the metals of groups 4b to 6b of the periodic table of elements being selected, and, if desired, a small content of free carbon, and it is free of aluminum of aluminum compounds. The metal borides form a discrete second phase in the compact and are concentrated at the functional surfaces.
The ceramic diphasic compact preferably contains:
44 to 86 wt.-% of α-silicon carbide,
4 to 6 wt.-% of boron carbide, and
10 to 50 wt.-% of metal borides.
The metal boride content of the compact can be set at 10 to 35 wt.-%, preferably at 10 to 20 wt.-%. This depends on the desired control of the surface bearing portion of the functional surface.
Zirconium diboride, tungsten boride (W2 B5), niobium diboride or molybdenum boride as well as mixtures of two or more of these have proven suitable as metal borides. The choice will depend on the availability and price of the individual compounds. Zirconium diboride, however, is preferred.
The amount of free carbon that may still be present, which can be due to the process described further below, will preferably be selected not above 2 weight-percent, since greater percentages have an adverse influence on the strength characteristics of the diphasic ceramic compact. Therefore, carbon contents of less than 0.5 wt.-% are especially preferred.
In a process in accordance with the invention for the manufacture of the diphasic ceramic compact for a matched pair of sliding or sealing elements, first a starting powder mixture of 44 to 89.5 parts by weight of α-silicon carbide powder, 10 to 50 parts by weight of metal boride powder from groups 4b to 6b of the periodic table of elements, an additional boron source corresponding to 0.39 to 4.68 parts by weight of metallic boron, and a compound supplying elemental carbon corresponding to 0.5 to 5 parts by weight of carbon or elemental carbon are mixed intensively with one another. The grain size of the α-silicon carbide powder is selected to correspond to a specific surface area of 9 to 25 m2 /g, preferably 9 to 16 m2 /g. The grain size of the metal boride powder can be chosen between 0.5 and 15 m2 /g, preferably 0.5 to 2 m2 /g.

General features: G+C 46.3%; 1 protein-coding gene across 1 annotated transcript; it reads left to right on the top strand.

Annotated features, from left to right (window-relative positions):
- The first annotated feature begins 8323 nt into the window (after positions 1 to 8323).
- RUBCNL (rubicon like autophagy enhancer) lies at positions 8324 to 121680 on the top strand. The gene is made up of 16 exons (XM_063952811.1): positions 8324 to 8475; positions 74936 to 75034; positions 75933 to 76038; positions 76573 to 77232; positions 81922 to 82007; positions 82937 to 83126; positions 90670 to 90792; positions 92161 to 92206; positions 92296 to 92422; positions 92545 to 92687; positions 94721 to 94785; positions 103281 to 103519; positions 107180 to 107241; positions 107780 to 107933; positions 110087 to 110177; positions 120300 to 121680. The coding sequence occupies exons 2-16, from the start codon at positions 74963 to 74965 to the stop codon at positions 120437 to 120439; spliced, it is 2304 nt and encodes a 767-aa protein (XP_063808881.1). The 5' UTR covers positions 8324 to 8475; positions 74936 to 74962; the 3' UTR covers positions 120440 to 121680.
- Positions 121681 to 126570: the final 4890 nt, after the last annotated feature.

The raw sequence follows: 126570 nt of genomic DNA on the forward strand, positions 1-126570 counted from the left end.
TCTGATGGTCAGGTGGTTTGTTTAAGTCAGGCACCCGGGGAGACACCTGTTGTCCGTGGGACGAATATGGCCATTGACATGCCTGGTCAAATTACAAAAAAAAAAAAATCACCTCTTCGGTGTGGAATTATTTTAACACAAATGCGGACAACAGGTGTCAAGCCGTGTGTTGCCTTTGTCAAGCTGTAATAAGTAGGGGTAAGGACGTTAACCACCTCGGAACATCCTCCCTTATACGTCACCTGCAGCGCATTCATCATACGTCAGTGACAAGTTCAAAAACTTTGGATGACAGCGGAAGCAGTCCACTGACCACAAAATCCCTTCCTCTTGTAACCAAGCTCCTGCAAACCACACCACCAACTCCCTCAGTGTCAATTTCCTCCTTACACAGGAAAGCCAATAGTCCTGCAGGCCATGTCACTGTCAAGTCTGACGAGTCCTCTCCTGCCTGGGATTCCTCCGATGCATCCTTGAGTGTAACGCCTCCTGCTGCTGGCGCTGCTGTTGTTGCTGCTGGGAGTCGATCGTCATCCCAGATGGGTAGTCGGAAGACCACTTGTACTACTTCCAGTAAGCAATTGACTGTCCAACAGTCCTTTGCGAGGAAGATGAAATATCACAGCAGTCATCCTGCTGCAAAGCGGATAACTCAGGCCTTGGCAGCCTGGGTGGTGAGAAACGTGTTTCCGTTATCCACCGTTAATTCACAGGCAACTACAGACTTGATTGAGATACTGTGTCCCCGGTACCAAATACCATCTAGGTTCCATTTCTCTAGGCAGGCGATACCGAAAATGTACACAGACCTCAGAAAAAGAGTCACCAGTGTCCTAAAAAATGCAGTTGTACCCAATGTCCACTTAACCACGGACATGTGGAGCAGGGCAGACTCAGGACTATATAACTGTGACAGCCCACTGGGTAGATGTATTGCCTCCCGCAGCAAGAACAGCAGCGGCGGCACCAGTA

Preferably, a starting powder mixture of 44 to 86 parts by weight of α-silicon carbide powder, 10 to 50 parts by weight of metal boride powder from group 4b to 6b of the periodic table, an additional boron source corresponding to 3.12 to 4.68 parts by weight of metallic boron, and a compound supplying elemental carbon corresponding to 0.5 to 5 parts by weight of carbon or elemental carbon is thoroughly blended.
Metallic boron with a grain size corresponding to a specific surface area of 5 to 15 m2 /g or boron carbide powder with a grain size corresponding to a specific surface area of 3 to 15 m2 /g has proven to be a good boron source. The carbon source can be the common compounds known from the silicon carbide sintering art, as described, for example, in German Offenlegungsschrift (DE-OS) 24 49 662. The following are given as examples: phenolic resins of various types, polyvinyl alcohols, polyethlene glycols and elemental carbon. Phenolic resins are preferred, but elemental carbon in the form of carbon black with a specific surface area of about 200 m2 /g has proven to be especially desirable. A carbon black of this kind is obtainable, for example, as a black pigment for the printing ink industry. It is also possible, however, to select mixtures of pyrolyzable carbon sources and carbon black as the carbon source.
The powder components thus selected are subjected to intensive mixing. This can be done, for example, in a known ball mill, and, if necessary, another grinding of the individual powder components can be performed in inert fluids. After the mixing or grinding, it may be advantageous for certain requirements which must be met in the production of the green compacts to granulate the powder mixture in a spray drying process. In this manner free-flowing powders of uniform composition are obtained which can be further processed in automatic presses to form the green compacts.
However, the powder mixture can be processed by other methods known in the ceramic industry to produce green compacts, such as for example by injection molding, injection pressing or slip-casting processes.
If the green compacts require a temporary binder, for instance, on account of their complex shape or because of some machining operation, the binders disclosed in German Offenlegungsschrift (DE-OS) 24 49 662 can be used, which then, of course, must first be driven out or fired out before the actual sintering process.
The pressureless sintering of the green compacts is performed in a vacuum or a protective gas atmosphere at a temperature of 2100° to 2250° C., for a holding time of 0.5 to 3 hours. If the sintering is performed in a vacuum, a temperature of 2200° C. is selected for a holding time of one hour. The rate of heating up to the sintering temperature is set at 5° to 20° C. per minute.